How to get as many rental property mortgages as you want
Some of the most commonly asked questions I get are: "How are you able to keep getting all of these rental property loans, and what is the limit to the number of loans a person can get?"
I have a unique skill of determining the "rules of the game" for any business opportunity or investment strategy before I get started. So when I committed to buying as many rentals as I could, I started asking the experts what the rules were for getting multiple rental property loans, and then I built my life and career around making sure I can fit into the lending guidelines and the overall rules of the game as they relate to investment property loans. Want to know what they are and what I did? Read below:
Lenders like consistent income
Since I am in Real Estate where my income varies each month, I had to figure out a way to keep my income consistent. I also knew that the underwriters had differing ways of calculating 1099 income. I wanted to make sure my income was calculated right by the underwriters, so I worked hard my first two years in real estate in order to earn a high income and justify creating an S Corp. The S Corporation allowed me to pay myself a salary along with having a consistent W-2 income and monthly paychecks. Even though I still needed two years of income, it was much cleaner with the S Corp and paychecks and there were less questions from the underwriters when I was able to provide them with a W-2 and a 1099 for the excess income over and above what I received for salary. I also enjoyed some tax savings.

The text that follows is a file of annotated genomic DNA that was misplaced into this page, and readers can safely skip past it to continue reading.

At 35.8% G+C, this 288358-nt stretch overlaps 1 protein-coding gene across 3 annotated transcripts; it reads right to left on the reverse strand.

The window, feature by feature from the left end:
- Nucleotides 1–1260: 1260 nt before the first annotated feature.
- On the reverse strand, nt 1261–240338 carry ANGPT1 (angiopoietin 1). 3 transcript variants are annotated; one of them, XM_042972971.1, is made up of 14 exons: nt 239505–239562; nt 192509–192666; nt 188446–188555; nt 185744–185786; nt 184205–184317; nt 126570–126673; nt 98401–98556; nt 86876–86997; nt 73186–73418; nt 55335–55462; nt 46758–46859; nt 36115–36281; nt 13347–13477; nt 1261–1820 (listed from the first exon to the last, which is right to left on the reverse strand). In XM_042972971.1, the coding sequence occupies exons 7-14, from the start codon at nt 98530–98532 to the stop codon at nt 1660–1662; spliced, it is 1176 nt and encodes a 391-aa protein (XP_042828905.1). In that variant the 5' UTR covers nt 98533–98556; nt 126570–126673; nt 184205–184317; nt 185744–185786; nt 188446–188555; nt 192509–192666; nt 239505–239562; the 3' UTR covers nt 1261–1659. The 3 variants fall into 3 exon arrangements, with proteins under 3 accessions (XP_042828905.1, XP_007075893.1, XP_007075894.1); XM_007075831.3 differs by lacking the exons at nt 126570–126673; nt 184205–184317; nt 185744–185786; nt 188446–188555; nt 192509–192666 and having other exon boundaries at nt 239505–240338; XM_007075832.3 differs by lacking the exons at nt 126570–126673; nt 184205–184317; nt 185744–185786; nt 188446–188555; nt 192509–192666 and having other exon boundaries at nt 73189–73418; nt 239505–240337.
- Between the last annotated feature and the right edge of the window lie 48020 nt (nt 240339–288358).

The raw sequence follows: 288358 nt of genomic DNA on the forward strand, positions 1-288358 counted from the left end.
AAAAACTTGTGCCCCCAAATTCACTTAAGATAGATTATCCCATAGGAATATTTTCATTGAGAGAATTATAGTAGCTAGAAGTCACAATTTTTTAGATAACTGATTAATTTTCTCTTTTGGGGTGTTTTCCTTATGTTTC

Obviously anyone that already receives W-2 income and paychecks will not have this problem, though business owners should take note of this and know that there are lots of options.
It's also important to note that part of the loan approval includes the lender adding in the income for the new property, which offsets the mortgage payment. So if a new mortgage payment on a new rental property is $1000 per month and the rental income is $1500, the lender will use 75% of rents, or $1125 to qualify and this new property will be a positive income contributor to the investor which makes it easy to qualify for more.
Lenders like to see that borrowers have experience being landlords
Each lender prefers to see some experience in a borrower being a landlord. The easiest way to get a loan and gain experience for the next property is to owner occupy a duplex or multi family property, which is exactly what I did early on. While you would be required to owner occupy the property for a year, a year goes by fast and you'll be happy you did it.
Already own a home you occupy and you're wanting to buy your first investment property? You're perfectly fine to get a mortgage if you qualify, though the lender will most likely use 75% of the potential rental income for you to qualify for the new payment.